I honestly haven't had a look at RosAsm or ReactOS or SpAsm in a few years due to private matters. (Kids, Work.)

I just revisited RosAsm and found a page saying that due to the scandal of ReactOs implementing code from the leaked windows source betov won't consider it anymore.

How come ReactOs is still in business if that's true? How's ReactOS ? Anyone actually tries it every now and then?
Posted on 2009-02-01 21:10:47 by JimmyClif

I honestly haven't had a look at RosAsm or ReactOS or SpAsm in a few years due to private matters. (Kids, Work.)

I just revisited RosAsm and found a page saying that due to the scandal of ReactOs implementing code from the leaked windows source betov won't consider it anymore.


Well, the thing is that Betov (SpAsm/RosAsm) and ReactOS have nothing to do with each other.

Betov probably believed that ReactOS stood the first and best chance of "crushing" Microsoft/Windows. He most likely had hopes that the ReactOS team would take the revamp/rebrand of SpAsm to RosAsm as a "blessing" and official sign that the Anti-Microsoft/Pro-GPL global movement was officially underway.

However, the real relationship between the two entities is more like the "ex-girlfriend that just doesn't get it", except there is no ex-girlfriend in this scenario... more like an obsessed stalker.

Betov's barrage of "appeals to authority" accomplished nothing more than an assurance that the ReactOS team wants nothing to do with him.

I am not sure if it was a poor attempt at a "smoke and mirrors" operation as a result of the shutout, or just a "purist" reaction as a result of potential contamination, but Betov pulled a 180 and is now against ReactOS.


How come ReactOs is still in business if that's true? How's ReactOS ? Anyone actually tries it every now and then?


That "scandal" put ReactOS at a halt, while they performed an audit. IIRC, everything relevant checked out to be consistent with "clean room reverse engineering" practices.

As for ReactOS itself, I haven't tried it for some time. When I did, it seemed like they had a long long long way to go. With the virtual loss of Alex Ionescu, and the mind-numbing pace of Windows development by Microsoft, I only see the road to ReactOS as drop-in replacement for Windows getting progressive longer.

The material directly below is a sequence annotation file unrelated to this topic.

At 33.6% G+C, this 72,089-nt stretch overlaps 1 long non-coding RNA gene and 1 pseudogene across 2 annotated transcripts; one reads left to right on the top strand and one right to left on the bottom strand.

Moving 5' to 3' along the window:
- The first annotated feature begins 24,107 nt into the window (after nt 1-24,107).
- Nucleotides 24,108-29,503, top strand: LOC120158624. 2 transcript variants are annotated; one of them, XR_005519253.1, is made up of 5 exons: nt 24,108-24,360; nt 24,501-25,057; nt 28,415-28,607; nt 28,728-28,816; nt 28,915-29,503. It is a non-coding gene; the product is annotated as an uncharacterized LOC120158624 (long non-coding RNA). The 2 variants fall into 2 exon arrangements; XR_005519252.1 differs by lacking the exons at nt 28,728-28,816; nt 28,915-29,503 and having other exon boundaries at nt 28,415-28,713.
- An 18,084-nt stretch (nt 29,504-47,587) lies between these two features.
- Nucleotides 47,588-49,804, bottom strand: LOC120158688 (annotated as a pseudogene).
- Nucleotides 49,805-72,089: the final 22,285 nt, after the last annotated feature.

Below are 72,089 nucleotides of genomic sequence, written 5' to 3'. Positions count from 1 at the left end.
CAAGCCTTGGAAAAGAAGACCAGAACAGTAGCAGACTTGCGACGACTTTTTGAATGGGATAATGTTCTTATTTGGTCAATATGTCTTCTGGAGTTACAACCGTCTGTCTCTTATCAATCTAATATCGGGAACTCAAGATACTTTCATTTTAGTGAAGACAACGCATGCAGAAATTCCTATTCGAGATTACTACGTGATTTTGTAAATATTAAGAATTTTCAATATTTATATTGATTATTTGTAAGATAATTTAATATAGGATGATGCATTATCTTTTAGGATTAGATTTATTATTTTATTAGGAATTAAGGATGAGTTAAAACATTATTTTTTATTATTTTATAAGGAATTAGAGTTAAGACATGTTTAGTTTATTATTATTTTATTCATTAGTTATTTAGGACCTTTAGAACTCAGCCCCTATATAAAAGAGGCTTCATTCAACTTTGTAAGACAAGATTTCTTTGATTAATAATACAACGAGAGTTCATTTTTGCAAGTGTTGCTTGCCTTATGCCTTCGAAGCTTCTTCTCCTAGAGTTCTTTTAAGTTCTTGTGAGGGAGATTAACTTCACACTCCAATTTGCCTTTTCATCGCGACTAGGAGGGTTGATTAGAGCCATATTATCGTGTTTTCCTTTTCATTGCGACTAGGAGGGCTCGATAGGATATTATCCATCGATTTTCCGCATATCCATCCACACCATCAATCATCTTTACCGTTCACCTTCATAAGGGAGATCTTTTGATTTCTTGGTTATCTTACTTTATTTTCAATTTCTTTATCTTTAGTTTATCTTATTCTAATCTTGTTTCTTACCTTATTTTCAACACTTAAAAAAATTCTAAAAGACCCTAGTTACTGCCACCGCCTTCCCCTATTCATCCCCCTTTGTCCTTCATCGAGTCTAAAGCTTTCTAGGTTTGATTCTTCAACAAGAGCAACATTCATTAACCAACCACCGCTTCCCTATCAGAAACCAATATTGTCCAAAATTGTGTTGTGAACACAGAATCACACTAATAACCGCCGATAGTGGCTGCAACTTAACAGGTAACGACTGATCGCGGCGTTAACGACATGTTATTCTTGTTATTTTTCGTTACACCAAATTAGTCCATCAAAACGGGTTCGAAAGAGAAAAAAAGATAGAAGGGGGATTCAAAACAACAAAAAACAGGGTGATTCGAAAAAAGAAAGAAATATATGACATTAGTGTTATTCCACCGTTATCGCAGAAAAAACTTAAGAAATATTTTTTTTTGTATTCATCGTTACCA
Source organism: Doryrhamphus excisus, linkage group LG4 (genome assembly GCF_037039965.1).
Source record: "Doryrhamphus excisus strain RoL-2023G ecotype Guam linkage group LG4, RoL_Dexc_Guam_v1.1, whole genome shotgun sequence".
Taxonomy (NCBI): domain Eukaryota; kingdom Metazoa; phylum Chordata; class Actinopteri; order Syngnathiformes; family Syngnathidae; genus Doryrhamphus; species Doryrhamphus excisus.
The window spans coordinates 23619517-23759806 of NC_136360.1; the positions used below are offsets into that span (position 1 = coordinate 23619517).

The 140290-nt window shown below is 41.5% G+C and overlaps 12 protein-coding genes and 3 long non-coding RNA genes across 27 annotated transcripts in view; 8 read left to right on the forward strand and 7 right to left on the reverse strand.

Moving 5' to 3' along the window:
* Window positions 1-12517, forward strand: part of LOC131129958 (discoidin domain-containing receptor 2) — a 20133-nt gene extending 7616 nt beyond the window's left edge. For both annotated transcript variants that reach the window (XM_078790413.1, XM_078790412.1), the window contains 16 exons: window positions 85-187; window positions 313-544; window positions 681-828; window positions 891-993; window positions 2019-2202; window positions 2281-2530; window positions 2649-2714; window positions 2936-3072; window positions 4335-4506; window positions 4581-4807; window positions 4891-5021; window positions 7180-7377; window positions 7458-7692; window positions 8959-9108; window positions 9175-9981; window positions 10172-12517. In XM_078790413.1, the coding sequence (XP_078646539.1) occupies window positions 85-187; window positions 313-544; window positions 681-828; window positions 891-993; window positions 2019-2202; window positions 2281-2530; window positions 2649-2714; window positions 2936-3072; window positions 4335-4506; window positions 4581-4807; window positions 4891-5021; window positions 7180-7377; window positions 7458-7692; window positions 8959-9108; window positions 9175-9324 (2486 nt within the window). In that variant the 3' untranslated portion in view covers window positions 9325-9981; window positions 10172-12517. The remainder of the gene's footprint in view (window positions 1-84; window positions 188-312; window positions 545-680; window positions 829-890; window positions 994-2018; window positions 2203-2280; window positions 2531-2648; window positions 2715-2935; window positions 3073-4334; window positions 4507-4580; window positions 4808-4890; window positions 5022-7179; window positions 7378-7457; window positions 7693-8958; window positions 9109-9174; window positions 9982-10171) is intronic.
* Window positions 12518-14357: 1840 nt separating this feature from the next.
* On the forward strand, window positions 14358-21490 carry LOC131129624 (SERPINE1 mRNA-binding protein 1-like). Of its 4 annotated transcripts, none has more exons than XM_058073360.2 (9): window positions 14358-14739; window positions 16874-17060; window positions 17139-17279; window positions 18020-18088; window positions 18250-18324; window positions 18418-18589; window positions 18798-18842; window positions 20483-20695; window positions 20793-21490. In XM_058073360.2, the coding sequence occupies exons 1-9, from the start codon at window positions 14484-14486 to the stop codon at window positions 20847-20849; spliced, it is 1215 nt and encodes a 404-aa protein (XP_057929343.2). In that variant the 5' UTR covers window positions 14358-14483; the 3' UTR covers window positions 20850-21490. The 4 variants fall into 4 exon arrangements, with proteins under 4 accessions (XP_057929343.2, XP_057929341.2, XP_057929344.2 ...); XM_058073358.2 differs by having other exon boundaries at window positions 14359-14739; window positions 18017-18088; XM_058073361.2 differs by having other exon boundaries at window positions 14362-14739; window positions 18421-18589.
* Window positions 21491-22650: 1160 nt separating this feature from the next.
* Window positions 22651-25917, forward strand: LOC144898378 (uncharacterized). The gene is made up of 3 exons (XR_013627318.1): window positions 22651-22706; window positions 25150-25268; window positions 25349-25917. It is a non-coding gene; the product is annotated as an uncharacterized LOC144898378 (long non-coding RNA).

However, for the attempt, they are on the right track... which is a nice thing to witness among OS development crowd.
Posted on 2009-02-02 11:06:21 by SpooK
I have never agreed that ReactOS was anywhere near a Chinese wall, they have published posts to their forum that demonstrated it for years. Where someone disassembles a Microsoft DLL in violation of the EULA then publishes his findings and stops work on that aspect of the project while continuing with others. I remember I linked to one such thread on the alt.lang.asm forum but can't find it anymore, perhaps because it is a clear violation of the law they ReactOS deleted the thread from their forum. I seem to remember even Alex had a bit of a problem explaining that one away, though my memory is a bit foggy on it since it was quite a few years ago. It has always been an attempt to rip off the intellectual property of Microsoft (as is Wine IMHO) and I have always hoped that the lawsuit would be long and costly for the thieves.
Posted on 2009-02-02 12:54:58 by donkey
(I hope this doesn't start a flame war) Anyway...

I'm not sure about the legal implications of reverse engineering Microsoft code, mainly because such restrictive EULAs do not always apply to all countries. Also, I'm pretty sure Alex must have looked it up real close, or he wouln't have been in that project. ;)

In any case, I don't find anything wrong with it. Reverse engineering should always be allowed, as well as publishing the findings - for the same reason you can buy, say, a TV set, then take it apart, see how it works, and publish your findings. Once you buy it it's YOUR TV and you can do anything with it...

...except duplicate it and buy cloned TV sets yourself, if the technology is patented. That makes a lot of sense - if I come up with a new way to build TV sets, I wouldn't like Donkey reverse engineering it and starting a competition. :)

Then again, there's quite a discussion on if, why and how should patents be applicable to software, and I'm not who to claim to know about such topics. :S